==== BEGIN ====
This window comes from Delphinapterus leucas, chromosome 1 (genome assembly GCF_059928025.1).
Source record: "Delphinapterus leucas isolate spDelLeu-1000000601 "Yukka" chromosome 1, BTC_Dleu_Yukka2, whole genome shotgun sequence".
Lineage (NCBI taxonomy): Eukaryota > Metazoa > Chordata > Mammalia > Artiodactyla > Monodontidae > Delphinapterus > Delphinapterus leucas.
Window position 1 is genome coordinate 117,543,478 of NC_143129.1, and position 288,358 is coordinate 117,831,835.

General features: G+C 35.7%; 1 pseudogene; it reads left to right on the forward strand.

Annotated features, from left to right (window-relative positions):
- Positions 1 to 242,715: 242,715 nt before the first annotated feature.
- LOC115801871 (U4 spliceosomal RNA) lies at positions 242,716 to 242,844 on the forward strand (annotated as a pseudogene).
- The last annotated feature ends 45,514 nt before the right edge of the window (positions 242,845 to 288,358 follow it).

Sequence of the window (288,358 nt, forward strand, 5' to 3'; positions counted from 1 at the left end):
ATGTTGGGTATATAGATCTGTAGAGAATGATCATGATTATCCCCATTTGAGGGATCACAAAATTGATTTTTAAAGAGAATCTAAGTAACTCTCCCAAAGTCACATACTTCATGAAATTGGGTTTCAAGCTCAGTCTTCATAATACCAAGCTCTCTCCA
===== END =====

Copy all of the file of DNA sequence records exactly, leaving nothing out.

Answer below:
This window comes from Delphinapterus leucas, chromosome 1 (genome assembly GCF_059928025.1).
Source record: "Delphinapterus leucas isolate spDelLeu-1000000601 "Yukka" chromosome 1, BTC_Dleu_Yukka2, whole genome shotgun sequence".
Lineage (NCBI taxonomy): Eukaryota > Metazoa > Chordata > Mammalia > Artiodactyla > Monodontidae > Delphinapterus > Delphinapterus leucas.
Window position 1 is genome coordinate 117,543,478 of NC_143129.1, and position 288,358 is coordinate 117,831,835.

General features: G+C 35.7%; 1 pseudogene; it reads left to right on the forward strand.

Annotated features, from left to right (window-relative positions):
- Positions 1 to 242,715: 242,715 nt before the first annotated feature.
- LOC115801871 (U4 spliceosomal RNA) lies at positions 242,716 to 242,844 on the forward strand (annotated as a pseudogene).
- The last annotated feature ends 45,514 nt before the right edge of the window (positions 242,845 to 288,358 follow it).

Sequence of the window (288,358 nt, forward strand, 5' to 3'; positions counted from 1 at the left end):
ATGTTGGGTATATAGATCTGTAGAGAATGATCATGATTATCCCCATTTGAGGGATCACAAAATTGATTTTTAAAGAGAATCTAAGTAACTCTCCCAAAGTCACATACTTCATGAAATTGGGTTTCAAGCTCAGTCTTCATAATACCAAGCTCTCTCCA